That is not to say that there are no wider economic ramifications that impact on child poverty, such as the rates of employment and of growth. The Government’s obsession with deficit reduction at the cost of everything else leaves all aspects of economic policy almost untouched. I hope that this is not the case, but growth looks as though it is going into reverse; there was a 0.6% reduction in growth in quarter 4 of 2010. Rather than a clinically narrow view of what responsibility ought to be, our amendment suggests that it should be judged not in isolation, but on the wider impact on society.

Photo of Kerry McCarthy Kerry McCarthy Shadow Minister (Treasury)

My hon. Friend will be aware that the 2010 Act imposed a responsibility on the Government of the day to publish a child poverty strategy and set up a child poverty commission. The new Government have been in office for almost a year, but we have still not had announcements on that front. A number of parliamentary questions have pushed the Government to say when they will make a move and take meeting the child poverty targets seriously. Given the Government’s inaction, it is even more important that an independent body holds them to account on the targets.

Photo of Chris Leslie Chris Leslie Shadow Minister (Treasury)

Indeed. My hon. Friend is correct; she has a strong record on speaking out on matters of child poverty. She is in many ways more knowledgeable than me on some of the details, particularly on the legislation passed during the previous Parliament. If we are to have a body called the Office for Budget Responsibility, the ordinary man or woman on the street may well expect it to test whether policy decisions will be reckless or prudent, and whether they will have a positive or negative impact on their lives, work, society, families and children. We think that the amendment is necessary for that purpose, and to put some colour into what could otherwise be a dry and narrow definition of the OBR’s duties.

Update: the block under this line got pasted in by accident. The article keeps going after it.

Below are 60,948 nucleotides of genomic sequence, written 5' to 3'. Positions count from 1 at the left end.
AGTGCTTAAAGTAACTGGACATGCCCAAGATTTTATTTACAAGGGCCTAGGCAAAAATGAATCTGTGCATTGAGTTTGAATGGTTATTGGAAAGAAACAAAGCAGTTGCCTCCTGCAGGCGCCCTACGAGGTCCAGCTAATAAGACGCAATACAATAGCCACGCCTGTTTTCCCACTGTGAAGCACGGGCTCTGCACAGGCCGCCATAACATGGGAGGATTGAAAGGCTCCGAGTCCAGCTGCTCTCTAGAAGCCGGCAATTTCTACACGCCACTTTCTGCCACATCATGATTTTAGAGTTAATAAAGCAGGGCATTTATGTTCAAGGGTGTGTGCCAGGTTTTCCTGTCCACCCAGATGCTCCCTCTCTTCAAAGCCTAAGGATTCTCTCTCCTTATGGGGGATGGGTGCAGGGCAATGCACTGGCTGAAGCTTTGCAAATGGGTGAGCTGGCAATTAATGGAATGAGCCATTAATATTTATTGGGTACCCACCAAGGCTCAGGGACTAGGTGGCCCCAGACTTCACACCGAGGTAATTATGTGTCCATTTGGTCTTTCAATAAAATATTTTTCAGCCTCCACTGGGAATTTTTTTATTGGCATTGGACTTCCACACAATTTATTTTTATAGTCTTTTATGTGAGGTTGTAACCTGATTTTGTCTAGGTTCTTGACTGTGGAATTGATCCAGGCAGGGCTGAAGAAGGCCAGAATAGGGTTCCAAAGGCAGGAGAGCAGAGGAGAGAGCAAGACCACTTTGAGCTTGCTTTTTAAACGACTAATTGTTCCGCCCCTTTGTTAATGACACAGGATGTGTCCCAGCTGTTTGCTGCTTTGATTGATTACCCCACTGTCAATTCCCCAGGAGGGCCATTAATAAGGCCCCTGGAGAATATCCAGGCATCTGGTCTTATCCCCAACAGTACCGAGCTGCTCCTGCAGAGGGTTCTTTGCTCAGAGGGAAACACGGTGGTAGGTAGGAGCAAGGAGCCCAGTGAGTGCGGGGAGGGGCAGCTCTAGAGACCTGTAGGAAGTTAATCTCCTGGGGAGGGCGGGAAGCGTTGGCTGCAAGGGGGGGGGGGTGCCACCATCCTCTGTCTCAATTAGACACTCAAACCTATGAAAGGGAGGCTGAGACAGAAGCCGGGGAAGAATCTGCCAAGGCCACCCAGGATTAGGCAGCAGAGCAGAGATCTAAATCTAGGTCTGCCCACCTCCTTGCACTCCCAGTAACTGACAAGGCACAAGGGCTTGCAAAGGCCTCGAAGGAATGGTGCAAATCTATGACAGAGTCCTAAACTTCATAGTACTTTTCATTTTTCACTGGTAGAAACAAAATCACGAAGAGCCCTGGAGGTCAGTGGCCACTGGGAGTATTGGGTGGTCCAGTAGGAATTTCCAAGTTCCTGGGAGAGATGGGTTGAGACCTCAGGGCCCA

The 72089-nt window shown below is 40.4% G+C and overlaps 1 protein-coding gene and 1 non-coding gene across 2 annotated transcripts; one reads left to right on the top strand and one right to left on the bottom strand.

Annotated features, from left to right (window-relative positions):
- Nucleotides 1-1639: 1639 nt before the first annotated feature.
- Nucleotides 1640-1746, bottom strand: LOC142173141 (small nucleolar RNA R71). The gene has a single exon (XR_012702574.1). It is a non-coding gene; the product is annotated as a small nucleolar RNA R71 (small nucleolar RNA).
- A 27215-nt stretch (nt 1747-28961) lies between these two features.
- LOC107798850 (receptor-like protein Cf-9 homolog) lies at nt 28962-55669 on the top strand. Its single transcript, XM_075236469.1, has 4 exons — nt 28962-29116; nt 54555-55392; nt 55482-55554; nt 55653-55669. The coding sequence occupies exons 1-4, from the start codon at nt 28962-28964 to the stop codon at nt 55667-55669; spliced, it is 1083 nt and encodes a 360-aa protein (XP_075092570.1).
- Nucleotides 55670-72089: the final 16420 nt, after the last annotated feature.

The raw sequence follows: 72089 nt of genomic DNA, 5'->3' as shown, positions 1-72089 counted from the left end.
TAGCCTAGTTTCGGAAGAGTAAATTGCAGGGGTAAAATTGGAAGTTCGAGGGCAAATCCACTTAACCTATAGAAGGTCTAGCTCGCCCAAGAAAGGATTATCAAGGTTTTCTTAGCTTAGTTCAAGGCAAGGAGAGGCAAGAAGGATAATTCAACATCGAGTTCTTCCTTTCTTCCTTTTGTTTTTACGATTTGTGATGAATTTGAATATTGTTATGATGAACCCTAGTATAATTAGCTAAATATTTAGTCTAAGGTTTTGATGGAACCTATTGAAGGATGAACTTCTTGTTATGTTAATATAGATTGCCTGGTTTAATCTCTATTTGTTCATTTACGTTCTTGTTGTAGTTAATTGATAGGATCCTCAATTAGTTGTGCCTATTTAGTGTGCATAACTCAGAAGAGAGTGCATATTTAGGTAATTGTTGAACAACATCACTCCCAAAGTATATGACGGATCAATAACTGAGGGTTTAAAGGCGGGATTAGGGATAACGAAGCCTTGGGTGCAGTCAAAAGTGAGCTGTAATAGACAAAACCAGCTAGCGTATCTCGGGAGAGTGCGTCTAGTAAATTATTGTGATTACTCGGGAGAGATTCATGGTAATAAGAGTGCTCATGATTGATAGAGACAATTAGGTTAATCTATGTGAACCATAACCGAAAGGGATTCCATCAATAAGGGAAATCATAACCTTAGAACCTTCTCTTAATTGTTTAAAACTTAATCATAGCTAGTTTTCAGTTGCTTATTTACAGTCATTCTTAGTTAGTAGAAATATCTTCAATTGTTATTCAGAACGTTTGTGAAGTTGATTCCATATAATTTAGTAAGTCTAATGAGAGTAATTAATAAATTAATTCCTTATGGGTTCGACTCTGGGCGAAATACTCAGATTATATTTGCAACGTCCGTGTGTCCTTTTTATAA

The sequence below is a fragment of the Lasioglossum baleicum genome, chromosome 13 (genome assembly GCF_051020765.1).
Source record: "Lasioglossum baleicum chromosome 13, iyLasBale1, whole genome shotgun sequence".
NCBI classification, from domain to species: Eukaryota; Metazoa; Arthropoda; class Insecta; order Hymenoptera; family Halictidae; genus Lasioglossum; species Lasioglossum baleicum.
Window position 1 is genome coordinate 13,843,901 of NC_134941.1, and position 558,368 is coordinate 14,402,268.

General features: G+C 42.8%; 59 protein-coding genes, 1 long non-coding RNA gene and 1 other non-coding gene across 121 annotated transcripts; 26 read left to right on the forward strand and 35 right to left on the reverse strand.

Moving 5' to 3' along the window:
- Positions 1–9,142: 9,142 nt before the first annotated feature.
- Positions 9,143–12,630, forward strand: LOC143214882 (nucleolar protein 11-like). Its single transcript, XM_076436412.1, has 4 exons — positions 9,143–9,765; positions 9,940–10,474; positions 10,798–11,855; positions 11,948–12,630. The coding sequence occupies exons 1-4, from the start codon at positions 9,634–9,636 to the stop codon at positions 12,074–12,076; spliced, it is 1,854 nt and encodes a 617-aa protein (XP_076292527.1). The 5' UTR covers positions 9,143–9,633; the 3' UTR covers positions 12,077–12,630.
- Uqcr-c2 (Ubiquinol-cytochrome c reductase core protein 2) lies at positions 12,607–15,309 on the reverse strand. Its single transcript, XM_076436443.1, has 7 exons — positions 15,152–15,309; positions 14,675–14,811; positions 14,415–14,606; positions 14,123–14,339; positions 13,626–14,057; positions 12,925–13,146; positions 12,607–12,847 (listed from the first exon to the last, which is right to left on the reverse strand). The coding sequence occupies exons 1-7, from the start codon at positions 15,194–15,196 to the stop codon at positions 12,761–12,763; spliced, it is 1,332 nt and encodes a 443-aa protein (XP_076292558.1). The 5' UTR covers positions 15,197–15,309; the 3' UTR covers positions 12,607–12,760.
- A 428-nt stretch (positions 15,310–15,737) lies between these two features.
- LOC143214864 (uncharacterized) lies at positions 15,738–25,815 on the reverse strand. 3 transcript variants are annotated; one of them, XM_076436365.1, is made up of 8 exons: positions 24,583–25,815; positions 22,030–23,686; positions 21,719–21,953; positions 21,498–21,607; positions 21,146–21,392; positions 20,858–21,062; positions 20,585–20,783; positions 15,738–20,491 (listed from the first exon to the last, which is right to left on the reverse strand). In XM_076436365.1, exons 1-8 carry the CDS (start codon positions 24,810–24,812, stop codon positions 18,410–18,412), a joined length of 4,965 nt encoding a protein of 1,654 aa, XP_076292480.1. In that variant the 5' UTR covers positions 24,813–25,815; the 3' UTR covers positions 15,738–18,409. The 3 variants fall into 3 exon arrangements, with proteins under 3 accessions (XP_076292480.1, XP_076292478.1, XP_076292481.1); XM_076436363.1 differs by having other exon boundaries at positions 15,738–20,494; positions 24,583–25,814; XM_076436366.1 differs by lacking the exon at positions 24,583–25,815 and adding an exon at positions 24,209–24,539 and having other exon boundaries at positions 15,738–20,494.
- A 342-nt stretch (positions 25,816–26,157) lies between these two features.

The Joseph Rowntree Foundation has published a number of interesting documents, one of which looks at the estimated costs of child poverty to the economy and to the Treasury. One of the Chancellor’s difficulties in grappling with the issue is that he sees the business of tackling child poverty as merely a cost and a line item that will crop up in a future Budget. The work of the JRF shows very much that child poverty is actually a drain on the Exchequer in terms of the income that might otherwise have come to the Treasury. The foundation suggests that £17 billion is lost to the Exchequer in public spending demand and lost revenues because of the economic multipliers; low-income families obviously have higher marginal consumption rates and the income transfers associated with those strong economic multiplier effects are evident, but sometimes ignored under public policy.